Leap Motion – the Future Remains a Work in Progress

Screen Shot 2013 07 27 at 4 52 04 PM

ARS Technica has a hands-on look at using the Leap Motion Controller. If you aren’t familiar with this device, which just began shipping this week, it is a small box that connects to your Mac and allows your hands to act as input devices for your computer. Now in and of itself, that isn’t so interesting. After all, it is your hands on a mouse or trackpad that currently allow you to input and control your computer. The difference here is that the Leap Motion Controller allows you to simply wave your hands in front of the screen and control what happens ON the screen. All this happens thanks to a nifty little aluminum box that sits in front of the computer and tracks the motions of your hands using infrared sensors. Think Minority Report, but using the computer you currently own and for just $79.

The Leap Motion Controller looks amazing, and I actually pre-ordered one. I had no doubt it was one of those tech purchases that would be fun for a brief while but eventually make its way into someone else’s hands or as a giveaway here on the site. Still, it LOOKED like the future of computing, and I wanted in on it.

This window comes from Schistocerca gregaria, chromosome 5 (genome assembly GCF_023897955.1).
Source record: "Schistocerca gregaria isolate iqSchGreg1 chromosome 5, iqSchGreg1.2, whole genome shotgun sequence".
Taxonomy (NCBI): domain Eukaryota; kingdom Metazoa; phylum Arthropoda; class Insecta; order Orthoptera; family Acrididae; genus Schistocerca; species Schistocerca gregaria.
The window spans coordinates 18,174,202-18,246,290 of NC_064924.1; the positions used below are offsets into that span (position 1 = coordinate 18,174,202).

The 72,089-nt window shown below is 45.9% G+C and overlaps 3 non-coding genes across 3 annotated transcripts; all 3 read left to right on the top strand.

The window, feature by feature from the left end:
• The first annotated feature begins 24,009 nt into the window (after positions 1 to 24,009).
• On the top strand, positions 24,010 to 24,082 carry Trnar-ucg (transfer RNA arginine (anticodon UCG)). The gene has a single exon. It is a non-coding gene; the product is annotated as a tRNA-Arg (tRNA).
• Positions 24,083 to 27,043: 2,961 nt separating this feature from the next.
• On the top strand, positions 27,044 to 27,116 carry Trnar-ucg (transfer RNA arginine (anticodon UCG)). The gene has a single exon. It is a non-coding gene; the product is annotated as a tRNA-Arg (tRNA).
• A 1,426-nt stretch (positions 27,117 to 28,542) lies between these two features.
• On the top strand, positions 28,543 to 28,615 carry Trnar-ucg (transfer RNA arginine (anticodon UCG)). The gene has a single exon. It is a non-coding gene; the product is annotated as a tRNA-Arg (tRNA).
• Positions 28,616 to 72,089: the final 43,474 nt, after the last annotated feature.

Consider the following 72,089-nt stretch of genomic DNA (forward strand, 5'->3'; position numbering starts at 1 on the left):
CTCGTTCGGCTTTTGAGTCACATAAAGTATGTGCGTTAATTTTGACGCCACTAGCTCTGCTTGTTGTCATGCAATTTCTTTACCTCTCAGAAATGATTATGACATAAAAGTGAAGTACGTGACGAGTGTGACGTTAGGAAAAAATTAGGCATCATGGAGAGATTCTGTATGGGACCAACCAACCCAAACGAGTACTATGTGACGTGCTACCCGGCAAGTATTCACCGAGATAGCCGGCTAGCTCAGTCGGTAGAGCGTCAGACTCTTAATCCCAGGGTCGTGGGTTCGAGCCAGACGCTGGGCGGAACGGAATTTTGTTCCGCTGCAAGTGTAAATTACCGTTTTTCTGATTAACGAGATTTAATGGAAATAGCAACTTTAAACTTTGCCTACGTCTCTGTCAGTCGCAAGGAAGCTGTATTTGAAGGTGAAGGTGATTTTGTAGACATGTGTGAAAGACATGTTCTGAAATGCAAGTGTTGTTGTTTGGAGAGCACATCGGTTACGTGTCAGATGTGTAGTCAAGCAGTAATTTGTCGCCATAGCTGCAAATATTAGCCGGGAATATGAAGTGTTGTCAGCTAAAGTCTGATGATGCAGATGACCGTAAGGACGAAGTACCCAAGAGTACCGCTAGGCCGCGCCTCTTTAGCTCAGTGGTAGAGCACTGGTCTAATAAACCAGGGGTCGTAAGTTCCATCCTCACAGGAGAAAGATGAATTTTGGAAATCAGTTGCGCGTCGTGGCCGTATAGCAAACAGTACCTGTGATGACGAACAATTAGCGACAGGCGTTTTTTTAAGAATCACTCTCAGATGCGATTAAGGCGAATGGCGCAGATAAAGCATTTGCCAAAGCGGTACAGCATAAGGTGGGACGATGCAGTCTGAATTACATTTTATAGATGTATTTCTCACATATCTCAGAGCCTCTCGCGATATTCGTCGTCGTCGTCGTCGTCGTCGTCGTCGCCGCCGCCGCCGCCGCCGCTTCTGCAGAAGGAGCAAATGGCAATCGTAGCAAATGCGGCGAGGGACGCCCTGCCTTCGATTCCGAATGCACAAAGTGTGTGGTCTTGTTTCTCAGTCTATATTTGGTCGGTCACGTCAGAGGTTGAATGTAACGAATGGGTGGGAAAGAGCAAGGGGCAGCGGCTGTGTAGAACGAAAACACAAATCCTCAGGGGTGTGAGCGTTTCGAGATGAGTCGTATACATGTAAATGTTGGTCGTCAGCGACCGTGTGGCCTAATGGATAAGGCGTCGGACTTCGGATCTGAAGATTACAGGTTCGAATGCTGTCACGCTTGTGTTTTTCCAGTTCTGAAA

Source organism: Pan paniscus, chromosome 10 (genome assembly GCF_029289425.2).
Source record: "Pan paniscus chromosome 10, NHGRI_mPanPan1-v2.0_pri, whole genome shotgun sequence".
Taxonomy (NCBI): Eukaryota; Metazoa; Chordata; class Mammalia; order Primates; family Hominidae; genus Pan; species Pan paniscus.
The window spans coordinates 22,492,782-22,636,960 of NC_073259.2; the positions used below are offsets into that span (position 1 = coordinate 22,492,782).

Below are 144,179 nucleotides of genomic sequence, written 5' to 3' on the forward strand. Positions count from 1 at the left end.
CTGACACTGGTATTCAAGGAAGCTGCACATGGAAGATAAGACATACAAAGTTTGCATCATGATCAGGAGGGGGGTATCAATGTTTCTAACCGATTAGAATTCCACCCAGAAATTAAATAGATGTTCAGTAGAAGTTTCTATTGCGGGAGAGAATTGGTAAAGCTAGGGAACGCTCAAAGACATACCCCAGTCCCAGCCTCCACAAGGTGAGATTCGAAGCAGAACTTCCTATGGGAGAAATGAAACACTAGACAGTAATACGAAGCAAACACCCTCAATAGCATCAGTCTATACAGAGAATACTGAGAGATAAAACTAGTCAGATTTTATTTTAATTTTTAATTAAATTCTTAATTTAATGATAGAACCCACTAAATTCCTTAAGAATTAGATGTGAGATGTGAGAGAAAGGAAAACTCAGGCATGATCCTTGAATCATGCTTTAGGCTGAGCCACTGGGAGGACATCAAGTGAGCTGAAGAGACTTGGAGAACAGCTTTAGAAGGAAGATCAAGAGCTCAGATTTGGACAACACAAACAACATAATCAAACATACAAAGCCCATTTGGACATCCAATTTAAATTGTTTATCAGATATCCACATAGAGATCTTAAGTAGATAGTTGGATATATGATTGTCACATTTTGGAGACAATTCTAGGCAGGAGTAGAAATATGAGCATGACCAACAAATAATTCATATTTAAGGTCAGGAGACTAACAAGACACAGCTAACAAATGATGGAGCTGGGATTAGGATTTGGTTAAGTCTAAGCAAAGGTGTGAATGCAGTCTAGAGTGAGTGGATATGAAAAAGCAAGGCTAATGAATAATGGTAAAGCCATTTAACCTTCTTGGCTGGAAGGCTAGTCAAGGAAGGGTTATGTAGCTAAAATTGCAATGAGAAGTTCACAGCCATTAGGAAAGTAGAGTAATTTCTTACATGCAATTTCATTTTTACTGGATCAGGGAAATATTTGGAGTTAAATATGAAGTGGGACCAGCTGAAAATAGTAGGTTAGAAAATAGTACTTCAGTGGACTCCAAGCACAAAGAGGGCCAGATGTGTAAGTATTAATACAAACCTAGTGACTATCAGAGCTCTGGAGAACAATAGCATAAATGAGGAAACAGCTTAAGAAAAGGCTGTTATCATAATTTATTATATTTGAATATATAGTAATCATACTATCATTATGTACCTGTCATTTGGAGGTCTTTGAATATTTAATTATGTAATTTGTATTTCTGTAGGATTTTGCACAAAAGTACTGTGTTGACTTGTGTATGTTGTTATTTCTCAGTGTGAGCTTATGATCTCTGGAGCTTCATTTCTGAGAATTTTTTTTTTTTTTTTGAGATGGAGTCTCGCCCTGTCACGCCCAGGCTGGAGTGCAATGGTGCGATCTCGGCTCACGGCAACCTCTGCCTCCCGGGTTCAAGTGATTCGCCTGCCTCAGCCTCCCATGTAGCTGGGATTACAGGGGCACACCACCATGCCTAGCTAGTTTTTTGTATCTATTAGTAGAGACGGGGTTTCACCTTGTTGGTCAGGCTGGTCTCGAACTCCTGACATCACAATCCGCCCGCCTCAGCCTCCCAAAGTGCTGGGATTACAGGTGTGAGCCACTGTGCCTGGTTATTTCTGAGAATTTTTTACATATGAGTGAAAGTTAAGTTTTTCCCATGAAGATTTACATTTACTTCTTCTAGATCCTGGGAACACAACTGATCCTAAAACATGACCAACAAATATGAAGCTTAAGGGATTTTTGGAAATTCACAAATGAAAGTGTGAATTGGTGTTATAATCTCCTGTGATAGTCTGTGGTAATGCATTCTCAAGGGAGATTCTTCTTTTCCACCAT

Then I heard from a friend that his Leap Motion Controller had been delivered while we were traveling together this past week. I had heard nothing about my unit and was, admittedly, a bit jealous. Turns out the credit card I had used for the pre-order had expired, and I needed to update my records. After seeing ARS Technica’s demo video of the device I’m not so disappointed, and I have no intention of correcting the card information. Sure the $79 is a small price to pay for the future of technology, but despite early excitement using the device (“Look, I have robot hands…”), as the video concludes… maybe the future still needs a little (or more than a little) work.

Check the video out at Ars Technica

Categories: Gear Bits

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2 replies

  1. My Leap is working as well as I expected. I wouldn’t try and use it as standard navigation, but it works great for games and interactive experiences. It’s definitely not the same as using a touchscreen, and Google Earth behaved just as weirdly for me as well.

    However, Cut the Rope worked well, and Dropchord was pretty perfect. That said, I think that this is not a replacement for a mouse. It’s designed for interactive control, and not for serious work.

    • Paul, Would you consider this a finished mainstream product, proof of concept for enthusiasts or a beta and a look at the future?